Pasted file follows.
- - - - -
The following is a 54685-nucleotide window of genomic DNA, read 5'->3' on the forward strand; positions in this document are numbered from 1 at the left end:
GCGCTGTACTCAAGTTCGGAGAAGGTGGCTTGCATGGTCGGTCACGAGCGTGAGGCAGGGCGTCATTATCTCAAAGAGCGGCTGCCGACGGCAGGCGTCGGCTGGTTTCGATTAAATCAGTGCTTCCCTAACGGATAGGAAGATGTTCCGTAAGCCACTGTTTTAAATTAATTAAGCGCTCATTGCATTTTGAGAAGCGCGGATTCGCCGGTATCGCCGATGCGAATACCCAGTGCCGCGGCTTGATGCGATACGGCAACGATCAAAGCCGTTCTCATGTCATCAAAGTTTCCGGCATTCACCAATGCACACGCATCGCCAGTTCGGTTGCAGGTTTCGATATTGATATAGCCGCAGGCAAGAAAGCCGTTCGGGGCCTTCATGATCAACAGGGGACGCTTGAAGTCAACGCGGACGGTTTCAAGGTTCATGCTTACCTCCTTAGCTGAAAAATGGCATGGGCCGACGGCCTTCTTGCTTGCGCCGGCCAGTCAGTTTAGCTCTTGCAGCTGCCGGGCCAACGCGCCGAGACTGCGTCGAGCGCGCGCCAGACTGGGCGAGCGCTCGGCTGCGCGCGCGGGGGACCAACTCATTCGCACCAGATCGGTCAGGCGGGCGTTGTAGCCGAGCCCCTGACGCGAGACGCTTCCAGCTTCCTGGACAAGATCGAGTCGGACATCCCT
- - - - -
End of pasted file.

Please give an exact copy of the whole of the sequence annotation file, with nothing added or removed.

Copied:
The following is a 54685-nucleotide window of genomic DNA, read 5'->3' on the forward strand; positions in this document are numbered from 1 at the left end:
GCGCTGTACTCAAGTTCGGAGAAGGTGGCTTGCATGGTCGGTCACGAGCGTGAGGCAGGGCGTCATTATCTCAAAGAGCGGCTGCCGACGGCAGGCGTCGGCTGGTTTCGATTAAATCAGTGCTTCCCTAACGGATAGGAAGATGTTCCGTAAGCCACTGTTTTAAATTAATTAAGCGCTCATTGCATTTTGAGAAGCGCGGATTCGCCGGTATCGCCGATGCGAATACCCAGTGCCGCGGCTTGATGCGATACGGCAACGATCAAAGCCGTTCTCATGTCATCAAAGTTTCCGGCATTCACCAATGCACACGCATCGCCAGTTCGGTTGCAGGTTTCGATATTGATATAGCCGCAGGCAAGAAAGCCGTTCGGGGCCTTCATGATCAACAGGGGACGCTTGAAGTCAACGCGGACGGTTTCAAGGTTCATGCTTACCTCCTTAGCTGAAAAATGGCATGGGCCGACGGCCTTCTTGCTTGCGCCGGCCAGTCAGTTTAGCTCTTGCAGCTGCCGGGCCAACGCGCCGAGACTGCGTCGAGCGCGCGCCAGACTGGGCGAGCGCTCGGCTGCGCGCGCGGGGGACCAACTCATTCGCACCAGATCGGTCAGGCGGGCGTTGTAGCCGAGCCCCTGACGCGAGACGCTTCCAGCTTCCTGGACAAGATCGAGTCGGACATCCCT